When investors put their money into a film, their investment is safeguarded by an insurance company called a Completion Guarantor, who guarantees completion of a film to a technically acceptable standard with the available funds (or they will kick in the extra funds if that's necessary).

As part of the Guarantor's supervising process, the production has to send in Daily Progress Reports, which are more in the manner of a sheet of figures, names and calculations, showing what scenes were scheduled, what scenes were shot, who was in them, how much footage was supposed to be shot, how much footage was actually shot, how many shots were done, what duration was shot, what duration was what was shot estimated to have been before it was shot and found to be something different, and so on.

On "Epsilon", however, the Guarantors had some problems with our project: we had no script to measure anything against (it was being written as we went); we were employing a radical shooting process (the whole film shot on motion control) that almost no one in the world could understand; and the usual definition of "shot" was meaningless in terms of anything we could report (by one definition, the 'shot' we called 'Around the Mountain' occupied something like 24 shooting days for five takes). .

But there were positives for them too. We had budgeted a year to shoot the film. There were only two actors in it, and both would be on set at all times, so it was very easy to switch from one thing to another, as need arose. And we were a tiny crew, meaning each extra shooting week was very cheap, and we were unlikely to ever go out of control in a major way.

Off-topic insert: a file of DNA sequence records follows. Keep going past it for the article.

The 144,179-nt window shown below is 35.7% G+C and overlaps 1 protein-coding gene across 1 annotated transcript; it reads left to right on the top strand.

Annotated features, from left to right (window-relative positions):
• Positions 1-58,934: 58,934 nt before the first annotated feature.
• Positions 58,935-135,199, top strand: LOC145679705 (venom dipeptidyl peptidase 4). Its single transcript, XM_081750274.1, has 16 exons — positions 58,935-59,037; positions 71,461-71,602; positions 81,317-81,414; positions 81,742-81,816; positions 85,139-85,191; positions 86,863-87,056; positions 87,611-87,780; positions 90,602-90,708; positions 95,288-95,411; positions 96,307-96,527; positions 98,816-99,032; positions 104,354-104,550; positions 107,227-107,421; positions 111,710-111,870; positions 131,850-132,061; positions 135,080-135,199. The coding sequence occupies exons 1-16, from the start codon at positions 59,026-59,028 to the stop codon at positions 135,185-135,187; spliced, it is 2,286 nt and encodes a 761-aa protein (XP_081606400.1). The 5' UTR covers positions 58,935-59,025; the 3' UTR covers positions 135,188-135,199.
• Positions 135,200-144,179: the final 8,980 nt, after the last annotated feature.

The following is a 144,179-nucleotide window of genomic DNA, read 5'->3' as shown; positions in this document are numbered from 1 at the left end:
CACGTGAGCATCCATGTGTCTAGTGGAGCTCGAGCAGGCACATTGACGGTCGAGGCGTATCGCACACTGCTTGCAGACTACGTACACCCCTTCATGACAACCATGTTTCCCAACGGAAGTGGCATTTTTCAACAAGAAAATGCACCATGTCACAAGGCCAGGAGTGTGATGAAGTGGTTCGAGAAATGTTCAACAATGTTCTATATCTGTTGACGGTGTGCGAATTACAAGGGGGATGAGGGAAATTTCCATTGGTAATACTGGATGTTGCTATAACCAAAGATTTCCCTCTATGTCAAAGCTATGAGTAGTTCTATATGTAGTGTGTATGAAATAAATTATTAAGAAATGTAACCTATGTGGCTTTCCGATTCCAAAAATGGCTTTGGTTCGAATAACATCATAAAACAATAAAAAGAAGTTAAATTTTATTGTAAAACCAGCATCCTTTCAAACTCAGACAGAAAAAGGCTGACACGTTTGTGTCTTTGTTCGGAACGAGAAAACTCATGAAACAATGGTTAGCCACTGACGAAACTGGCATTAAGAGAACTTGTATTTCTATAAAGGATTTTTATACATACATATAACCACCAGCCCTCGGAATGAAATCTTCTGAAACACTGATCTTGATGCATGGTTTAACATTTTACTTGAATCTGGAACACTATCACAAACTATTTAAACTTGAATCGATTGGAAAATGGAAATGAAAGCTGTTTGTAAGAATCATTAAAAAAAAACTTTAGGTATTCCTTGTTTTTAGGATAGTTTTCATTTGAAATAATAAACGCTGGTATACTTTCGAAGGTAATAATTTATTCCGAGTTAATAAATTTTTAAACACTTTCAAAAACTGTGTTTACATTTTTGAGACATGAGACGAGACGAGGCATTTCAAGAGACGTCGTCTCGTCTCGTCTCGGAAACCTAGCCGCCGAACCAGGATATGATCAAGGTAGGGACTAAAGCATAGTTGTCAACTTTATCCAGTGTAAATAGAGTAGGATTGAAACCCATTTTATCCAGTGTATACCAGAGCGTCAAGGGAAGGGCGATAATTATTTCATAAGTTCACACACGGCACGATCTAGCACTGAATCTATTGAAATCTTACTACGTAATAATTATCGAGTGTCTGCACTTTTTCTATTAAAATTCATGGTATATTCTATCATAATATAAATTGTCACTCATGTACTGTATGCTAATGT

We came to an agreement with the Completion Guarantors that I would send narrative reports to keep them up to date, and we wouldn't bother to try and make sense of all the other things that are normally reported on. If I had a sense that anything was going awry with any of that, I was to report that.

What follows in Part B are the surviving narrative reports to the completion guarantors, a weird sort of a diary of a shoot. They're instructive and revealing, in their own way. What they don't reveal, though, is the truly extraordinary scope and extent of the shoot: in the magnificent Flinders Ranges of South Australia one week, off the USA the next; back from America and it's immediately a drive from Adelaide to Broome and the Kimberley, then a drive down the Western Australian Coast and across the Nullarbor; into the Centre, where Burke and Wills died and you can understand why; Tasmania, the Victorian high country...it was an amazing, amazing shoot, a truly wonderful process.

After seven months of the shoot, I had cause to phone the Completion Guarantors. We had had technical trouble during our previous trip away, and had just found out we'd achieved only two useable shots in the whole of the previous month. After seven months, we had only sixteen minutes of screentime. The first ten minutes of the film alone had consumed 64 shooting days (a whole film in Australia is usually done in 30 to 35). At that rate, it would take us three years to shoot the film.

But I told them not to worry, that everything felt to me to be under control. We'd learnt a lot about this sort of filming, and had ironed out most of the bugs. There were some easier shooting locations coming up. I knew where I was with the script now, and could begin to write ahead. I asked them to be patient and to have confidence.

They must have taken a deep breath about then because they said, okay, keep us informed. I guess because it was a unique situation, there was not much they could do other than pull the plug and pay back the investors, but because of my confidence, they felt continuing was the least bad policy.

Things did change. There was a sequence on the next trip away where we programmed for a week, then flew in an extra clapper loader (loads the film magazines) because we knew we would be shooting so fast. We shot between sunset and nightfall, a window of 45 minutes, on two consecutive days, for sixteen minutes of screentime of some of the most complex pre-CGI opticals ever achieved, anywhere in the world.

It was, indeed, the most extraordinary of shoots, and even though the film disappeared in almost equally extraordinary circumstances and none of us had anything to show for it, it was a year of our lives that was deeply worthwhile for its own sake.

Epsilon Part B Production Notes